As you quite rightly say, we measure clicks to applications, etc – or we can track back approaches through questioning – but to suggest that influence was the factor for application, is twisting wordplay. Influence plays little part in applying for a job, other than through word of mouth and reputation as an employer of choice. For a recruiter – the use of `influence` is a different area completely in my opinion. (maybe we need to combine our influence thoughts on a truLondon track!)

    I like the emphasis on this post being around quality of content leading to action. The reason for that, is that individual influence is about the quality of what we produce, not the regularity of what we produce. In recruitment speak – the guy who takes 10 jobs a month and fills 5, is better than the guy who takes 30, and places 5.

  2. Hi Bill

    I like the approach you are taking relating to what we should be thinking about measuring – and the reality check for what recruiters and hiring managers really care about – a Body on Board.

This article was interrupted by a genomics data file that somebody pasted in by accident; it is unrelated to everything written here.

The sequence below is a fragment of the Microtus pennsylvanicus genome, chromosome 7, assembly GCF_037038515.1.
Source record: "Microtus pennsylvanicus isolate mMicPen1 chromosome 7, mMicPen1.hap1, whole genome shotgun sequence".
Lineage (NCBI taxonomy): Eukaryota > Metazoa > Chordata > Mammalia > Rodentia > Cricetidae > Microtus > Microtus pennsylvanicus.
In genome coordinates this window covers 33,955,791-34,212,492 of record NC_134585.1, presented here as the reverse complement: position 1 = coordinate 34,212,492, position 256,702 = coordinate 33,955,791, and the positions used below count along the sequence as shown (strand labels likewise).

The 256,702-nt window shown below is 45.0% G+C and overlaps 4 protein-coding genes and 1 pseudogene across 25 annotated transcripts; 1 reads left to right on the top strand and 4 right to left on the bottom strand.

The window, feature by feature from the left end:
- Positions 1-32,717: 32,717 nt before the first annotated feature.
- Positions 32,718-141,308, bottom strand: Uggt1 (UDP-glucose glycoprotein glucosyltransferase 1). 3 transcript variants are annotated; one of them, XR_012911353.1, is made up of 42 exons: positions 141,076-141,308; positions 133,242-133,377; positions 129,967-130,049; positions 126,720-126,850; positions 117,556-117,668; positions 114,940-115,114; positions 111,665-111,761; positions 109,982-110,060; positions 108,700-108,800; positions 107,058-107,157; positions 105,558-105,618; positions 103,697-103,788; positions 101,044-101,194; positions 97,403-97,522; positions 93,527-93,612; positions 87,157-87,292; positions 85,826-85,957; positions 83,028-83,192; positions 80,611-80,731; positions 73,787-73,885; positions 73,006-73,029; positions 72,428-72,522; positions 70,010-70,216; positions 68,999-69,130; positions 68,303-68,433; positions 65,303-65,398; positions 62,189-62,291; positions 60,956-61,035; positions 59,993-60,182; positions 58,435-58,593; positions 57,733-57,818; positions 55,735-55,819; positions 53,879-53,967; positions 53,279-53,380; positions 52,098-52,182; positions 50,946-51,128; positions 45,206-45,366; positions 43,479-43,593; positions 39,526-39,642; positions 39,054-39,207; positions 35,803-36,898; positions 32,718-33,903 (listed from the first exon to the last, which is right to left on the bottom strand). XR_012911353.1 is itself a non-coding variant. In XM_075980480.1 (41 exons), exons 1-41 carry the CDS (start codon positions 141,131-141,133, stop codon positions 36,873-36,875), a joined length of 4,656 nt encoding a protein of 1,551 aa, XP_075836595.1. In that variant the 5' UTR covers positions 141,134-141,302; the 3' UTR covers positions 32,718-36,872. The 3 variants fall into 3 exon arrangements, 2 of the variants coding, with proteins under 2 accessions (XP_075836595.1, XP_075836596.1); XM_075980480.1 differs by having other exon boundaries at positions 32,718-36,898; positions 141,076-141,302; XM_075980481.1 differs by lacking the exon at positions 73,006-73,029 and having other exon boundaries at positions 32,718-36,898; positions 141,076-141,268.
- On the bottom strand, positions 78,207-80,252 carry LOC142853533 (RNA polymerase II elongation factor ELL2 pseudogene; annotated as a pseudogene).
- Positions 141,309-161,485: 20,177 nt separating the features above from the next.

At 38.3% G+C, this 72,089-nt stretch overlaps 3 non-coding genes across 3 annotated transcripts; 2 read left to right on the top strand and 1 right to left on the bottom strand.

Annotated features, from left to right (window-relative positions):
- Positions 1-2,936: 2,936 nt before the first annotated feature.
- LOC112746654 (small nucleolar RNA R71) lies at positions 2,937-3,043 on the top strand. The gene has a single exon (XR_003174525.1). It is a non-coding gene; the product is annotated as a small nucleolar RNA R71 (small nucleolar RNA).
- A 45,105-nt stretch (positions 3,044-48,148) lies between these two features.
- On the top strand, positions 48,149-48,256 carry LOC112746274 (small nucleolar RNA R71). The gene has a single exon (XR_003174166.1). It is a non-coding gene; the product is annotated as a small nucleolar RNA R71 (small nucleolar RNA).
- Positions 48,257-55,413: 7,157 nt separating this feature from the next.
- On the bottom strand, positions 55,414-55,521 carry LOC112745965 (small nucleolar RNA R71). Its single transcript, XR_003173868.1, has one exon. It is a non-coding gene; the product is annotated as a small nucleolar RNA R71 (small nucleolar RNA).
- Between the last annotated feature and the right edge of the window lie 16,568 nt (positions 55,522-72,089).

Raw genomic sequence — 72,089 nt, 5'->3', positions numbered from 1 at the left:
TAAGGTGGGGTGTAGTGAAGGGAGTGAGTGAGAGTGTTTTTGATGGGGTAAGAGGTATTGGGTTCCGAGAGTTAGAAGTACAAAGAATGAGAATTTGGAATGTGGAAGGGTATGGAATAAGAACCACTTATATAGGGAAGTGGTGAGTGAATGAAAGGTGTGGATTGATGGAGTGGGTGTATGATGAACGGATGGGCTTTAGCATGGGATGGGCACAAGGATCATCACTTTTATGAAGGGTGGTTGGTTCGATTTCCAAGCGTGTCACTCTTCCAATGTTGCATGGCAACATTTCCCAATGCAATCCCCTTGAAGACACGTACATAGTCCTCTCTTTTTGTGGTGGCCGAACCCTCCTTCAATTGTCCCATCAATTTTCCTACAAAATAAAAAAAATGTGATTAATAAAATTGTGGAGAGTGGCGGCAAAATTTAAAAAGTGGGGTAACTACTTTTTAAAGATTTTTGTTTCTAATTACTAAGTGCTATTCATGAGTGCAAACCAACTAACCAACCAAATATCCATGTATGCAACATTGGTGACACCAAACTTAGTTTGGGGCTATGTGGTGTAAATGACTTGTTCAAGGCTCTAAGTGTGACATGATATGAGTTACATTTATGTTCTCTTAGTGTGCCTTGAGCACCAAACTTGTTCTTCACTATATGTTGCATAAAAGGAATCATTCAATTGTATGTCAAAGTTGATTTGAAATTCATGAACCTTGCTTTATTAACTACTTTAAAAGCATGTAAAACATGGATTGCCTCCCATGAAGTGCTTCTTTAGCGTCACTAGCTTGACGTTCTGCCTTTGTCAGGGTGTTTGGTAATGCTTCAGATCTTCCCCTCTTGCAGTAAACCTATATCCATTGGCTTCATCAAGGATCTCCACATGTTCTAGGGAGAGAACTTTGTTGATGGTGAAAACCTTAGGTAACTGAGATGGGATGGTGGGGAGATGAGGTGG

I think the Influence debate (does it really yet qualify as a debate?) ranging from the measurement sites to the industry guru lists really is ‘interesting’ – but there is no real measurement of influence – at best they measure reach. My latest Klout score dropped 4 points because I have not really been online much the last 2 weeks – but I would challenge those who might say that my influence or knowledge is any weaker or less impactful because of that.

    It would be great to track the influence of a recruiter on the candidate making a decision to accept or decline a role – or on the hiring manager making the decision to make the offer. All of us who have lived in recruitment know that is real influence – making sure the right candidate takes the right job. So, is the only measurement of recruitment influence the placement rate?

    The Barclays case study proves what those of us who were head hunters have always known – a short list of quality candidates who can all fulfil the client needs is far more valuable than a long list of ‘possibles’. Quality not Quantity – another end product of true influence.

    Looking forward to seeing how this conversation rolls on.

    Cheers

    Alan